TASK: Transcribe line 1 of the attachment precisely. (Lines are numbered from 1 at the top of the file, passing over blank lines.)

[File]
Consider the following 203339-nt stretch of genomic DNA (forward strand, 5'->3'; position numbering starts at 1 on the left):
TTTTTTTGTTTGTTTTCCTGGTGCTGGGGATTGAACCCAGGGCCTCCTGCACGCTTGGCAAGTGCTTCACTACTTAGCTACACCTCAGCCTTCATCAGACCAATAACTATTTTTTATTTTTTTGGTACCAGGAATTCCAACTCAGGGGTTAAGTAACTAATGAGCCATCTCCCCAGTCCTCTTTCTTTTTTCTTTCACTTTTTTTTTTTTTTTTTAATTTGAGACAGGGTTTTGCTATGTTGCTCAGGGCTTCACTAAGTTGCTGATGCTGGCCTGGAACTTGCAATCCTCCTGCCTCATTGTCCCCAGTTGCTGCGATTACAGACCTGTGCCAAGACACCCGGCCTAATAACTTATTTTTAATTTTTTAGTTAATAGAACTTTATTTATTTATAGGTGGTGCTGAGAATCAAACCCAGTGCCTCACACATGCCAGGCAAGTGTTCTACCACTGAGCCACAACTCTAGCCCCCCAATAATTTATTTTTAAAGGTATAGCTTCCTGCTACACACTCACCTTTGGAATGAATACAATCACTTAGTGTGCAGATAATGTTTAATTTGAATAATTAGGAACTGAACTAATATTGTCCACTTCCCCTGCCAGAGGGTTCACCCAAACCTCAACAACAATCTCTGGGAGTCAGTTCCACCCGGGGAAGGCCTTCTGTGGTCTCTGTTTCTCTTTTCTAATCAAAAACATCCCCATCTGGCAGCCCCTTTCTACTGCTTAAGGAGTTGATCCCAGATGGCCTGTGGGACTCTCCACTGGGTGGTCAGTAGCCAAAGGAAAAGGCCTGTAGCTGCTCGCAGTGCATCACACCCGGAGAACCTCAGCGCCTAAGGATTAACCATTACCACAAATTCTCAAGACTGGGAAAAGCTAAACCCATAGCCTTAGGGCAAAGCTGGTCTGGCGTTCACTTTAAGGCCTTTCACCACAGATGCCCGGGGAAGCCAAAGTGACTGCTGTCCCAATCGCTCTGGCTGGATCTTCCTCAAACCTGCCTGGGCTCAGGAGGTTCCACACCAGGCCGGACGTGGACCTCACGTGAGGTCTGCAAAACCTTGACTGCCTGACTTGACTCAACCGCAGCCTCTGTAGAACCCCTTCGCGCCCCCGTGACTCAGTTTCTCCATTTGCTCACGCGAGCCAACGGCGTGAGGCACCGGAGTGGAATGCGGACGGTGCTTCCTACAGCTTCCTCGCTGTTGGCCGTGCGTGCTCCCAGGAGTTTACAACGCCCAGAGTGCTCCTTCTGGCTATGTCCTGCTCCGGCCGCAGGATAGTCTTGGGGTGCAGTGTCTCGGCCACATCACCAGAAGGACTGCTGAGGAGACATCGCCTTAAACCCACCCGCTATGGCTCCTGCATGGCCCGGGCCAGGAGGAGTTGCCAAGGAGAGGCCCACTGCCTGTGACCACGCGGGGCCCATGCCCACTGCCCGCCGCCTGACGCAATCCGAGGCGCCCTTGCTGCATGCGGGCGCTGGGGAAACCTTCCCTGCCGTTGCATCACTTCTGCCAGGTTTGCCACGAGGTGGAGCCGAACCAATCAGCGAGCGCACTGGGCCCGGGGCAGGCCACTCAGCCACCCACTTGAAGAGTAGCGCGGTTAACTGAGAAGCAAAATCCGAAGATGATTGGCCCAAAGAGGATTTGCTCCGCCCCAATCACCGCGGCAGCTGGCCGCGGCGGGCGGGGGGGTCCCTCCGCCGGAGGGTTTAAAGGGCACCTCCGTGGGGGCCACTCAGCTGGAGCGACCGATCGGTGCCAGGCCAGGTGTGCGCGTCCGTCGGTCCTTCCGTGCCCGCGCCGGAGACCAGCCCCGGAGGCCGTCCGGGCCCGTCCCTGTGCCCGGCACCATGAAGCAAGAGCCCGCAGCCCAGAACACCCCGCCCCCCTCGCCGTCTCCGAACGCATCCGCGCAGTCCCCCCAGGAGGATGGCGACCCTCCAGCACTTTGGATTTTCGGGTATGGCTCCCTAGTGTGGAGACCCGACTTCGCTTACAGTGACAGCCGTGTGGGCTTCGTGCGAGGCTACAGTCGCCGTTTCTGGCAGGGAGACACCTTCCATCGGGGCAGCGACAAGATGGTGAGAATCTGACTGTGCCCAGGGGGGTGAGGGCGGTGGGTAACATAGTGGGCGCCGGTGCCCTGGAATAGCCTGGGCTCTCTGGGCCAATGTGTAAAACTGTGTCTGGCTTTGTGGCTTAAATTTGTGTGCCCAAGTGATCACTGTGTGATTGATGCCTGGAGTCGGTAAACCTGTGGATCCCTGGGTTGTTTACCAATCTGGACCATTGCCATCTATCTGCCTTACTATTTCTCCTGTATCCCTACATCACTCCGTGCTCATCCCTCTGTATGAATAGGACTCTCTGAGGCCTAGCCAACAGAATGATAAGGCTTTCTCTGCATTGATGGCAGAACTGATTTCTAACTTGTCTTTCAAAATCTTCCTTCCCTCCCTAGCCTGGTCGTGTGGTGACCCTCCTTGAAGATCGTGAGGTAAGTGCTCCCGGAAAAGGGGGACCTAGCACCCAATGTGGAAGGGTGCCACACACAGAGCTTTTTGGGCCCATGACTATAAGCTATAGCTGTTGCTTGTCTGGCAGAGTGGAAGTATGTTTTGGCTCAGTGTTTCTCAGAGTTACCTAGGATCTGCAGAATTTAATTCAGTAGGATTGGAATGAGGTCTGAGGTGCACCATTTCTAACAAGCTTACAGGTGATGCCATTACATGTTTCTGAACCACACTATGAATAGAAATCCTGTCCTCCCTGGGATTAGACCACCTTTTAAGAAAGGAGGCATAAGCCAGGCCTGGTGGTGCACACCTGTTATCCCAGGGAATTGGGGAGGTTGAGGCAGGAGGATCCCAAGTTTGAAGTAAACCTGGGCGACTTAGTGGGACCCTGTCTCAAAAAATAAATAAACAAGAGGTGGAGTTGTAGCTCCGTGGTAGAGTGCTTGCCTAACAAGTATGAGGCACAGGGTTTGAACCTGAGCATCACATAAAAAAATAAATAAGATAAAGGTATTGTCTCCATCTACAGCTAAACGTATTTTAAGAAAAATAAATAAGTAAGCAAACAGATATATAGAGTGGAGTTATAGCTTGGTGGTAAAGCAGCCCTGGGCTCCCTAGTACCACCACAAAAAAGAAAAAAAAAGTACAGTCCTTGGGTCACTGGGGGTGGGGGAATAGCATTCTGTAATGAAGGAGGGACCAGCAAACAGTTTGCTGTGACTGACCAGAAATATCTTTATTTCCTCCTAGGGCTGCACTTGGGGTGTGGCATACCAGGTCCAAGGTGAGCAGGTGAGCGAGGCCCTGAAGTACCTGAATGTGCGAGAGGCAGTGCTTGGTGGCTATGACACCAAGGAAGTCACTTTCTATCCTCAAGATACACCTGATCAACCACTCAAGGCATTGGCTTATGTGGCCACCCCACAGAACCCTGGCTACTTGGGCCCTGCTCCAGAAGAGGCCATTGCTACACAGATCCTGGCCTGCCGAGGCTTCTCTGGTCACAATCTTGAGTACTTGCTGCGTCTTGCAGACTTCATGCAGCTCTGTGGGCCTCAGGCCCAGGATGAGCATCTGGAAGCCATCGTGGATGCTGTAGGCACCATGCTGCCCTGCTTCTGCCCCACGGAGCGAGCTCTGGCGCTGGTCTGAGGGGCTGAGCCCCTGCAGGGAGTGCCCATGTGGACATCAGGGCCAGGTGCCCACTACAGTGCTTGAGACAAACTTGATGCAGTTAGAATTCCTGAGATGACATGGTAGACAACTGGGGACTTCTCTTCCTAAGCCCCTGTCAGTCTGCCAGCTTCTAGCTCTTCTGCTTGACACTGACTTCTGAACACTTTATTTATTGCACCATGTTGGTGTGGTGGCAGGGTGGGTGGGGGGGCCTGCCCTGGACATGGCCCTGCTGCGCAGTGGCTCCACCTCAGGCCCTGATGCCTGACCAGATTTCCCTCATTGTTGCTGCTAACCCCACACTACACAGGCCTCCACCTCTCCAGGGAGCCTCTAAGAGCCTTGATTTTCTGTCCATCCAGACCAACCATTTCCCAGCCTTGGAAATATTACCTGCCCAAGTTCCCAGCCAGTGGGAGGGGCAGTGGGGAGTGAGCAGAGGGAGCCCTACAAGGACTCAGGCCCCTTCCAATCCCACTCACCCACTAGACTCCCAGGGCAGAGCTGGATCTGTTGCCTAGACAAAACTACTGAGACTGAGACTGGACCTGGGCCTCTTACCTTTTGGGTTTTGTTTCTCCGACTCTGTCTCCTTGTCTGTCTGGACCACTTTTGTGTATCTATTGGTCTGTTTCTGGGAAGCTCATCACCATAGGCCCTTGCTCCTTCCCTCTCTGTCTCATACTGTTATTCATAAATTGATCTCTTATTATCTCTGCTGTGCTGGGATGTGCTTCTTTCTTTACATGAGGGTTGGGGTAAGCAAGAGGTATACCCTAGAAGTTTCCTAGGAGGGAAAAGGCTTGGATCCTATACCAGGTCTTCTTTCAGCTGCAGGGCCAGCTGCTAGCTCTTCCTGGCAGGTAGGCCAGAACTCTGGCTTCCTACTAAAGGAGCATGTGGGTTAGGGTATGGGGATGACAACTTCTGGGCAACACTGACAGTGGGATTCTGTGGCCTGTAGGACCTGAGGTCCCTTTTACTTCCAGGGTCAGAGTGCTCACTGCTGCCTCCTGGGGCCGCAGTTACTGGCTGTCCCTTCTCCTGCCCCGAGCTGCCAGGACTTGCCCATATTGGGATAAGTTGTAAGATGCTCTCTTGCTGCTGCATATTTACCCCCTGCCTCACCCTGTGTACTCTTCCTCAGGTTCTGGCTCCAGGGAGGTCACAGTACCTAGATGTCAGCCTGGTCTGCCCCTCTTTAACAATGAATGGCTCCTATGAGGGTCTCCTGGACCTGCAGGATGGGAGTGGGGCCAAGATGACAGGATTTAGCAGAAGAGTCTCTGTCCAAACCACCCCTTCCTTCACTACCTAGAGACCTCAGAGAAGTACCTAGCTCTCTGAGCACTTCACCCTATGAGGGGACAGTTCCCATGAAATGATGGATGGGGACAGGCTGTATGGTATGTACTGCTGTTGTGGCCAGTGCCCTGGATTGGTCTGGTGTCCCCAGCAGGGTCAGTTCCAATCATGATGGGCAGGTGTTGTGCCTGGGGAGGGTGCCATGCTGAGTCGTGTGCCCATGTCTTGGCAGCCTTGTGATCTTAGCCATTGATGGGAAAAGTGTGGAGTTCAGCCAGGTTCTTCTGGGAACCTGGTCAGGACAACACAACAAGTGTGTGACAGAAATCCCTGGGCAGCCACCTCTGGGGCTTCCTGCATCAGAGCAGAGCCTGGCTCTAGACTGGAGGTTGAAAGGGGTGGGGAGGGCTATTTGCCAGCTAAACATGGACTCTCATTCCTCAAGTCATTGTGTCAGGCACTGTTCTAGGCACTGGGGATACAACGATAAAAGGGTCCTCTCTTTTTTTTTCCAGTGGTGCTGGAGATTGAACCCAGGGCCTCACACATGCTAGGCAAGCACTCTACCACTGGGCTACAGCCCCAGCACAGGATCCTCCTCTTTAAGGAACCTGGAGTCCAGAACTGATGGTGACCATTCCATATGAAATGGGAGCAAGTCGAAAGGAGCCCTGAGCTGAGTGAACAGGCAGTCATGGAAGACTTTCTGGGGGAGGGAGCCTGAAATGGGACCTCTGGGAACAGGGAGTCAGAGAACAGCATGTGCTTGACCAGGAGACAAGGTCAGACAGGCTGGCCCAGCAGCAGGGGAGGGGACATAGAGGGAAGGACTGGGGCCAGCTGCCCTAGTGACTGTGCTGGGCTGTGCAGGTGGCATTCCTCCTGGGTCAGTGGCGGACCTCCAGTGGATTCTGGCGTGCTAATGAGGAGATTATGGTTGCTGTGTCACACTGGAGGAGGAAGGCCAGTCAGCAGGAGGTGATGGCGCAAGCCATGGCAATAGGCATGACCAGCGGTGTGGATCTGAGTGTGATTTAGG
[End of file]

Consider the following 203339-nt stretch of genomic DNA (forward strand, 5'->3'; position numbering starts at 1 on the left):